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Education budgets are tight and state and district leaders must make tough decisions about where and how to save. But is the public willing to accept cuts? Which ones? Where?
Today, the Fordham Institute is releasing a new report by the FDR Group's Steve Farkas and Ann Duffett that uses the results from a nationally representative survey to help answer these questions. From cutting central-office staff to reforming retirement benefits, How Americans Would Slim Down Public Education outlines how voters think spending should be reduced—and what programs must be protected. What exactly did the authors find?
Sixty-two percent of respondents described their local district’s current financial situation as very or somewhat difficult, with 77 percent of these individuals reporting that the financial challenges will last for quite a while.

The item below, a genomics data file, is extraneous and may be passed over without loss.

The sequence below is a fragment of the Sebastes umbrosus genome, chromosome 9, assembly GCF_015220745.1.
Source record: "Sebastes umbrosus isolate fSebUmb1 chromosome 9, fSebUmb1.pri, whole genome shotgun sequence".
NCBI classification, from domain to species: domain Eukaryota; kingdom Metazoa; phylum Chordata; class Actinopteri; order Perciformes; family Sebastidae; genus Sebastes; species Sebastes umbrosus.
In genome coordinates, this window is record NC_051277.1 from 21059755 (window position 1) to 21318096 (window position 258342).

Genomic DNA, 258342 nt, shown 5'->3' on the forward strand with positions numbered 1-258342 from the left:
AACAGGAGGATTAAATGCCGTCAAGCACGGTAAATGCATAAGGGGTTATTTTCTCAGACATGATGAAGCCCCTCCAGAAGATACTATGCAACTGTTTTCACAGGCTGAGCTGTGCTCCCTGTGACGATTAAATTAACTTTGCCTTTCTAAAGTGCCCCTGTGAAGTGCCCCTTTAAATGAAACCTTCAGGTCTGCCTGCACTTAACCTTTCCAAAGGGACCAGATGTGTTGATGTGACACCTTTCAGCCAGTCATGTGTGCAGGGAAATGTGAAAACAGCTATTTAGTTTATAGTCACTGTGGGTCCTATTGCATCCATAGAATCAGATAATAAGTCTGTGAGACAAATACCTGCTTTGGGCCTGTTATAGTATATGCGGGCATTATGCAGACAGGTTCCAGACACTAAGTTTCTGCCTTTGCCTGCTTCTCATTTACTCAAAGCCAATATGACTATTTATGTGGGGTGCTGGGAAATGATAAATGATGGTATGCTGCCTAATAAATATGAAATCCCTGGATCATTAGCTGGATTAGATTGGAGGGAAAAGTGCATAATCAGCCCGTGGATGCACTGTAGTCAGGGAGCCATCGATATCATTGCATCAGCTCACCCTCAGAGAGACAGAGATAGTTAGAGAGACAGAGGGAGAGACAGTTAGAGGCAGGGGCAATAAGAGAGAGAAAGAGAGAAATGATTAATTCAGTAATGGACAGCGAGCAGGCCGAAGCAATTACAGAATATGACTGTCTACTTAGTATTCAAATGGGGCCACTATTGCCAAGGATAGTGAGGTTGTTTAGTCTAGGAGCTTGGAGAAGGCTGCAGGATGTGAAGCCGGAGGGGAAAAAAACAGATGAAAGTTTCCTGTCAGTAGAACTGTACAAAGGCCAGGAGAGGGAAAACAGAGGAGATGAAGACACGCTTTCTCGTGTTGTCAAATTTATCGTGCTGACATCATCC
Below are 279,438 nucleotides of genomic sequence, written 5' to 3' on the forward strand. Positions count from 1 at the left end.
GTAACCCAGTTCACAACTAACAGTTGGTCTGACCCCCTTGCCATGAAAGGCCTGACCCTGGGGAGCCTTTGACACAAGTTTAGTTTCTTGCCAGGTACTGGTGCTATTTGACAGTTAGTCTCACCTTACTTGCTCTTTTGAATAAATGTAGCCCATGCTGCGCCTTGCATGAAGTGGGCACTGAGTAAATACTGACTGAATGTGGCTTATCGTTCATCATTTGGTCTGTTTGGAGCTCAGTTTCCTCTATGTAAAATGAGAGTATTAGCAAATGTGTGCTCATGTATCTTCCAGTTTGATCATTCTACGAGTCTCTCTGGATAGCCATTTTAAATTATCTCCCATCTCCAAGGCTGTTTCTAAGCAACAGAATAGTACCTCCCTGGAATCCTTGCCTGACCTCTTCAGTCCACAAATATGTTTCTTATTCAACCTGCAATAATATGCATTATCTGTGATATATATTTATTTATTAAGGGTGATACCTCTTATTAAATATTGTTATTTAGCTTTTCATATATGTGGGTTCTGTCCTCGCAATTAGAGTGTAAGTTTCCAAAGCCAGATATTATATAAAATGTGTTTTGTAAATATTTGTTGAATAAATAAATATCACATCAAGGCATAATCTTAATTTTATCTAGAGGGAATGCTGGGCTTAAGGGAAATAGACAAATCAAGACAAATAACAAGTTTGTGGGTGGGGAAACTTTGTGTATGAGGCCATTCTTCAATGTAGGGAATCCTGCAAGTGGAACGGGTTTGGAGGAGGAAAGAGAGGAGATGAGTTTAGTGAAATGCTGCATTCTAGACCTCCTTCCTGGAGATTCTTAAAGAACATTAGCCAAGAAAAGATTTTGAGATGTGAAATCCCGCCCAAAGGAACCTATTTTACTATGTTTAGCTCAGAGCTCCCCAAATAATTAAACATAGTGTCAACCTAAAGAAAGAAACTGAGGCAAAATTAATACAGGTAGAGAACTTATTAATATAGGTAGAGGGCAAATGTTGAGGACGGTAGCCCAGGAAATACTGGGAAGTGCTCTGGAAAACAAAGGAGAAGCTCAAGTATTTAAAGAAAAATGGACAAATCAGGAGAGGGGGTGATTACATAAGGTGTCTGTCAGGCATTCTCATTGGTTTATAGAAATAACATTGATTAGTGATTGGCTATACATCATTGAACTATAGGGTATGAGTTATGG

Almost half of respondents (48 percent) said that, if their own district were facing a serious budget deficit, the best approach would be “to cut costs by dramatically changing how it does business.”
While the public is amenable to change, many of education reformers’ pet proposals face skepticism, particularly reducing non-teaching staff and tapping the potential of digital learning.
What policies had the most public support?